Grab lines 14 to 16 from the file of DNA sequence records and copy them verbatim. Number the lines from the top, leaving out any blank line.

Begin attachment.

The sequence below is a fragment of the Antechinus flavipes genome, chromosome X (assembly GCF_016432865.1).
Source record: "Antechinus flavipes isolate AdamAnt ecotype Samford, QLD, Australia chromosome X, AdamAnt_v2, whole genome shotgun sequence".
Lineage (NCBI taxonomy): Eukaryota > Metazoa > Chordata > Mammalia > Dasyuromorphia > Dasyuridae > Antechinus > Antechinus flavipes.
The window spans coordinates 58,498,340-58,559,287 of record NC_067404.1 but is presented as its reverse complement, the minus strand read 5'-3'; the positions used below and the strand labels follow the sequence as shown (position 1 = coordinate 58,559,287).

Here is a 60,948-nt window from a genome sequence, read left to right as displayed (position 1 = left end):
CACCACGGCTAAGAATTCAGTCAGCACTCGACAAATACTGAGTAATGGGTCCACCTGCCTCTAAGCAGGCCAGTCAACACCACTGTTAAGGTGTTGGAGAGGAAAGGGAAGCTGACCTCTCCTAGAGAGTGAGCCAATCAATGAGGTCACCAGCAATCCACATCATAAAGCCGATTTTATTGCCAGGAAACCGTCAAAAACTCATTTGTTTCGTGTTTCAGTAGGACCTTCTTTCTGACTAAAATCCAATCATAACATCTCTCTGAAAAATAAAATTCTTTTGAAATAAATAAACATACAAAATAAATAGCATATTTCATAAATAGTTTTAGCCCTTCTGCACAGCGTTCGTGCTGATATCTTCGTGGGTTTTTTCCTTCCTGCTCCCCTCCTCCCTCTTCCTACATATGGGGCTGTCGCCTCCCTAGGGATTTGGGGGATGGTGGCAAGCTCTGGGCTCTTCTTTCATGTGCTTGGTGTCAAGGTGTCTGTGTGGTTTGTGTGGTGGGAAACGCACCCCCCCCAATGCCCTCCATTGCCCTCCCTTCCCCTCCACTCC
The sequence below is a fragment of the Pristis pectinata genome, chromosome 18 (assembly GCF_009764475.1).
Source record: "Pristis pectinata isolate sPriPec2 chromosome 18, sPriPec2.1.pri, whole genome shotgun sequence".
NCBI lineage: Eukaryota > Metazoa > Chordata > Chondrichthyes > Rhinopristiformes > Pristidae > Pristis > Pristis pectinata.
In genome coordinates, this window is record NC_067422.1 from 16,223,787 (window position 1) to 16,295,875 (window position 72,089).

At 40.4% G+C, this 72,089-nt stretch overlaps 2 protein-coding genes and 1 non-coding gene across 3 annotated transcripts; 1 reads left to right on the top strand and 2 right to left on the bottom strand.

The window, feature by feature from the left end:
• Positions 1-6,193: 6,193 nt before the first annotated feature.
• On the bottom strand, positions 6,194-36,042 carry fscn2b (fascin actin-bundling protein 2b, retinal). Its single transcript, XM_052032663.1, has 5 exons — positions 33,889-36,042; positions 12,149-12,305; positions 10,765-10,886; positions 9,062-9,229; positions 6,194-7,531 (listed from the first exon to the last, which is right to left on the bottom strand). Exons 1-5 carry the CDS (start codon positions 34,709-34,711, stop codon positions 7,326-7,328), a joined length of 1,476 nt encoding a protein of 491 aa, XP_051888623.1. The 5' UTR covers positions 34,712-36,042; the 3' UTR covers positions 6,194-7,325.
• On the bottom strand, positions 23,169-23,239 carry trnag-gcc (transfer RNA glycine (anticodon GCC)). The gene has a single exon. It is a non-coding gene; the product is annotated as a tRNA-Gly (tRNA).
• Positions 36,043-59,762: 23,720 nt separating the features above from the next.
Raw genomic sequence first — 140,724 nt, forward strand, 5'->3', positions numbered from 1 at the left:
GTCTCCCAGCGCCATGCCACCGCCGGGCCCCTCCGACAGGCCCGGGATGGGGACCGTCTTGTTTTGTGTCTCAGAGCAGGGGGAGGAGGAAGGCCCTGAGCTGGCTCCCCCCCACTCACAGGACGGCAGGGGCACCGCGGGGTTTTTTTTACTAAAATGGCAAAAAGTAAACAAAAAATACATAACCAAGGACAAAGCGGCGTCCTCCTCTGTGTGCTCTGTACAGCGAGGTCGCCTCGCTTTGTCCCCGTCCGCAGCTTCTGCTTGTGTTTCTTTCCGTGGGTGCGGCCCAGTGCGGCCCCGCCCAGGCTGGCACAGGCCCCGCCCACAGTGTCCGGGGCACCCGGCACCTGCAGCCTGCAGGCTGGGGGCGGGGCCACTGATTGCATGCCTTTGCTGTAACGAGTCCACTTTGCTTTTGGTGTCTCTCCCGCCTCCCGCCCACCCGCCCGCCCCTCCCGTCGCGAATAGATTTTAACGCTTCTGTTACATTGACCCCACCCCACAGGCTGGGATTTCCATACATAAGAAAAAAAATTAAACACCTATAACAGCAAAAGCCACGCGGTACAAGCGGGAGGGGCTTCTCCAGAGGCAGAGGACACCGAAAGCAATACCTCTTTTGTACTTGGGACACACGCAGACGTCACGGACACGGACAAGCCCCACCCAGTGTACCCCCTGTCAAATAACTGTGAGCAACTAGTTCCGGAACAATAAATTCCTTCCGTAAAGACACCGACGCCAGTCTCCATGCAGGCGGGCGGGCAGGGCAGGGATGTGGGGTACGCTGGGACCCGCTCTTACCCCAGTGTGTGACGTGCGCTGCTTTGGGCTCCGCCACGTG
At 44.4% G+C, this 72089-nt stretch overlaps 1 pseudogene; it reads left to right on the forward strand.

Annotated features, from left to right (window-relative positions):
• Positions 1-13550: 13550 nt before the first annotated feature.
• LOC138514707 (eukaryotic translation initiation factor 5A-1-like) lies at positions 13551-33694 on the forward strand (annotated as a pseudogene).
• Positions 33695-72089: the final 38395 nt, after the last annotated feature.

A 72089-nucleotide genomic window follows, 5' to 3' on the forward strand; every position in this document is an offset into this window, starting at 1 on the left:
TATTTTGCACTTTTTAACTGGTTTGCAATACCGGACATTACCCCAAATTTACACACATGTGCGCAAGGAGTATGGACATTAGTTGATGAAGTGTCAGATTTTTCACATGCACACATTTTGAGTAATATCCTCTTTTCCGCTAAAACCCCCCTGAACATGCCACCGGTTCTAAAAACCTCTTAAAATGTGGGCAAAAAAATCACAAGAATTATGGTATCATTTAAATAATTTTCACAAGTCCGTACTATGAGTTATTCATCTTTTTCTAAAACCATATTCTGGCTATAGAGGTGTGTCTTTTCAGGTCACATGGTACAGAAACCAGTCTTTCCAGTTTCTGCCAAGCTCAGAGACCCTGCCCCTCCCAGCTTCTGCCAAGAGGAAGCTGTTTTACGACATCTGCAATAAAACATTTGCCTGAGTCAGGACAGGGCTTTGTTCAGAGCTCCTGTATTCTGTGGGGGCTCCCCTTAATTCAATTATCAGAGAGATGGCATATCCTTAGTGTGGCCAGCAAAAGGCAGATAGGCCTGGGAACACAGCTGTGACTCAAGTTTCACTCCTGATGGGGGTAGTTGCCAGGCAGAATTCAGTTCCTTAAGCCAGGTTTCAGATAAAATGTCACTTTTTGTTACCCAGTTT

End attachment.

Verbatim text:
• On the bottom strand, positions 6,194-36,042 carry fscn2b (fascin actin-bundling protein 2b, retinal). Its single transcript, XM_052032663.1, has 5 exons — positions 33,889-36,042; positions 12,149-12,305; positions 10,765-10,886; positions 9,062-9,229; positions 6,194-7,531 (listed from the first exon to the last, which is right to left on the bottom strand). Exons 1-5 carry the CDS (start codon positions 34,709-34,711, stop codon positions 7,326-7,328), a joined length of 1,476 nt encoding a protein of 491 aa, XP_051888623.1. The 5' UTR covers positions 34,712-36,042; the 3' UTR covers positions 6,194-7,325.
• On the bottom strand, positions 23,169-23,239 carry trnag-gcc (transfer RNA glycine (anticodon GCC)). The gene has a single exon. It is a non-coding gene; the product is annotated as a tRNA-Gly (tRNA).
• Positions 36,043-59,762: 23,720 nt separating the features above from the next.